Canadian basketball stalwart Phil Scrubb believes the cohesion and chemistry between players from the World Cup qualifiers will help them offset the loss of NBA talent.
A below-strength Canada will play against Australia at RAC Arena on Friday and Saturday night, then face the Boomers again in the opening game of the World Cup.
While big names Andrew Wiggins, Tristan Thompson and Jamal Murray made themselves unavailable and Kelly Olynyk has been ruled with a knee injury, Canada’s prospects have plummeted.
But Scrubb, who is playing in Spain, said the current team had its own strengths.
“Obviously we were expecting a few more guys to come and with Kelly now injured, it is tough,” Scrubb said.
“But over the past few days we have grown as a group. All of us have played together at some point in time so I think we’ve got good team chemistry.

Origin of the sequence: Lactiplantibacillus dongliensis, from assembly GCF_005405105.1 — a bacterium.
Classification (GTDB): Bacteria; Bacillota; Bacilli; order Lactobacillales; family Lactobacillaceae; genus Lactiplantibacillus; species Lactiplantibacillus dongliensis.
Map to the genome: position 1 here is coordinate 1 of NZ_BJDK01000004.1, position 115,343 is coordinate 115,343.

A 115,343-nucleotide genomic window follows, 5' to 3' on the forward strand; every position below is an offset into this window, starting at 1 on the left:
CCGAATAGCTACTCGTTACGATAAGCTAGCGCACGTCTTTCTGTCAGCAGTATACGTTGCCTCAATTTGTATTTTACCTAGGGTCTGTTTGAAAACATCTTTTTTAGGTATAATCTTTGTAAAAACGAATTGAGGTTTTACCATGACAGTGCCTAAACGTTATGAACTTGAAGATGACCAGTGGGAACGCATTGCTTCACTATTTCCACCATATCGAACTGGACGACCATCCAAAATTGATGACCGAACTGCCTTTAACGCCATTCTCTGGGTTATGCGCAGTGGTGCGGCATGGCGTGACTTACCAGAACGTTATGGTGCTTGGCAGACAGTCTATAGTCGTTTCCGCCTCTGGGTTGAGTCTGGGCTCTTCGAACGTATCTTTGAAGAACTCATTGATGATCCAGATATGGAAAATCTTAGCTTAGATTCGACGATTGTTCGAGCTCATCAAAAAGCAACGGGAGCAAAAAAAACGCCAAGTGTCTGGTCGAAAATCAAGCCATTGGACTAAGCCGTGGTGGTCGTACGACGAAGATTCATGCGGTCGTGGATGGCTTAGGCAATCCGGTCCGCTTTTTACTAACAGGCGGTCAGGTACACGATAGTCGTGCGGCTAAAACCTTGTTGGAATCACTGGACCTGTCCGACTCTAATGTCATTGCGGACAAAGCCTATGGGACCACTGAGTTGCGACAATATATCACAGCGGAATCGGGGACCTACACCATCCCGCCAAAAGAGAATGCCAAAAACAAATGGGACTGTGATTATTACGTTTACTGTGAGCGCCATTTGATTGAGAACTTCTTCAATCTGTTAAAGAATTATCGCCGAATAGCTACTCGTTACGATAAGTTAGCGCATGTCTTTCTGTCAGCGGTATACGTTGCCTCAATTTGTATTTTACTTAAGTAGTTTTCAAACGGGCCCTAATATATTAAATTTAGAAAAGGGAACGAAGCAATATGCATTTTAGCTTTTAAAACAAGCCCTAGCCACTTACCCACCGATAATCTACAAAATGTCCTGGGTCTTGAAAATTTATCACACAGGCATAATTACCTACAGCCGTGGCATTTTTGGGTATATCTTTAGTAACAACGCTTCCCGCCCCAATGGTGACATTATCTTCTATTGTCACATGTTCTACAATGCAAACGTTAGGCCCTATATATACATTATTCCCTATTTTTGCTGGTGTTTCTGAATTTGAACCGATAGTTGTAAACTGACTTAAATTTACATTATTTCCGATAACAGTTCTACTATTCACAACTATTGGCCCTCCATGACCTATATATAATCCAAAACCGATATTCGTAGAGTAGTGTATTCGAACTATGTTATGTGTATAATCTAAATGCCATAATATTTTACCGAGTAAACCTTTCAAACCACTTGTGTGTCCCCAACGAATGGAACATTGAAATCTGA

“That’s huge. A lot of us played in the (World Cup) windows together. I think that’s really important since we don’t have necessarily the talent level that we were expecting. We work pretty hard and have a good enough squad to do well.
“We shoot the ball pretty well. We have a lot of good shooters and I think defensively we can switch a lot of ball screens and be pretty versatile.”
Scrubb’s patriotism and commitment to representing his country has been a hallmark of his career.
He had an outstanding college career at Carleton University and has made a point of playing for Canada regardless of his professional schedule.
With brother Thomas also part of the team, the 26-year-old said there was never any doubt that he would be playing at the World Cup.
“It’s the most important team I’ve played for,” Scrubb said.
“Ever since we were young, we looked up to guys who played for the national team and supported the team. For me personally a lot of people have helped me to get to this point to be on this team. Any chance I get to play, I will.”